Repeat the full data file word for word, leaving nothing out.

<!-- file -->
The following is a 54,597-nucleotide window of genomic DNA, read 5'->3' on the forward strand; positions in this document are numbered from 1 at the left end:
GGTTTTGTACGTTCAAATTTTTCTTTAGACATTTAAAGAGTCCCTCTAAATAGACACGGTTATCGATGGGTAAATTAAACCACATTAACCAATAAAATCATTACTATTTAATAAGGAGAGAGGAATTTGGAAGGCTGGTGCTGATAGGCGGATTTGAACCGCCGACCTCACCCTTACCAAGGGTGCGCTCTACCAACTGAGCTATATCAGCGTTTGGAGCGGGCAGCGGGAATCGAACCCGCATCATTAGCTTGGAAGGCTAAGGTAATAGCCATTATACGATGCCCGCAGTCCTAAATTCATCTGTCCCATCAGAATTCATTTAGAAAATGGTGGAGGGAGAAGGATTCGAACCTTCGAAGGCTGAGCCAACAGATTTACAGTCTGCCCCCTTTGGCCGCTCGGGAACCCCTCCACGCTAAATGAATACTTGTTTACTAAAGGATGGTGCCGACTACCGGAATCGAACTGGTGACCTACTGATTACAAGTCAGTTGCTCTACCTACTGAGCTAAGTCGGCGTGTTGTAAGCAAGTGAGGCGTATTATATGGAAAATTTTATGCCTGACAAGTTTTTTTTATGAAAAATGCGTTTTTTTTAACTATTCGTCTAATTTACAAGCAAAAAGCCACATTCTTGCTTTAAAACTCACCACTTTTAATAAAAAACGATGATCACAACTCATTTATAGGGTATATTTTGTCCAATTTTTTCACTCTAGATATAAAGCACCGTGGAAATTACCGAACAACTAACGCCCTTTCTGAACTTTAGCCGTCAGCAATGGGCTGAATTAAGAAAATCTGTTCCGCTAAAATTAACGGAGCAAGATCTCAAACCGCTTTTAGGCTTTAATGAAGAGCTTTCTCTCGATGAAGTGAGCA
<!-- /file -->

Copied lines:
The following is a 54,597-nucleotide window of genomic DNA, read 5'->3' on the forward strand; positions in this document are numbered from 1 at the left end:
GGTTTTGTACGTTCAAATTTTTCTTTAGACATTTAAAGAGTCCCTCTAAATAGACACGGTTATCGATGGGTAAATTAAACCACATTAACCAATAAAATCATTACTATTTAATAAGGAGAGAGGAATTTGGAAGGCTGGTGCTGATAGGCGGATTTGAACCGCCGACCTCACCCTTACCAAGGGTGCGCTCTACCAACTGAGCTATATCAGCGTTTGGAGCGGGCAGCGGGAATCGAACCCGCATCATTAGCTTGGAAGGCTAAGGTAATAGCCATTATACGATGCCCGCAGTCCTAAATTCATCTGTCCCATCAGAATTCATTTAGAAAATGGTGGAGGGAGAAGGATTCGAACCTTCGAAGGCTGAGCCAACAGATTTACAGTCTGCCCCCTTTGGCCGCTCGGGAACCCCTCCACGCTAAATGAATACTTGTTTACTAAAGGATGGTGCCGACTACCGGAATCGAACTGGTGACCTACTGATTACAAGTCAGTTGCTCTACCTACTGAGCTAAGTCGGCGTGTTGTAAGCAAGTGAGGCGTATTATATGGAAAATTTTATGCCTGACAAGTTTTTTTTATGAAAAATGCGTTTTTTTTAACTATTCGTCTAATTTACAAGCAAAAAGCCACATTCTTGCTTTAAAACTCACCACTTTTAATAAAAAACGATGATCACAACTCATTTATAGGGTATATTTTGTCCAATTTTTTCACTCTAGATATAAAGCACCGTGGAAATTACCGAACAACTAACGCCCTTTCTGAACTTTAGCCGTCAGCAATGGGCTGAATTAAGAAAATCTGTTCCGCTAAAATTAACGGAGCAAGATCTCAAACCGCTTTTAGGCTTTAATGAAGAGCTTTCTCTCGATGAAGTGAGCA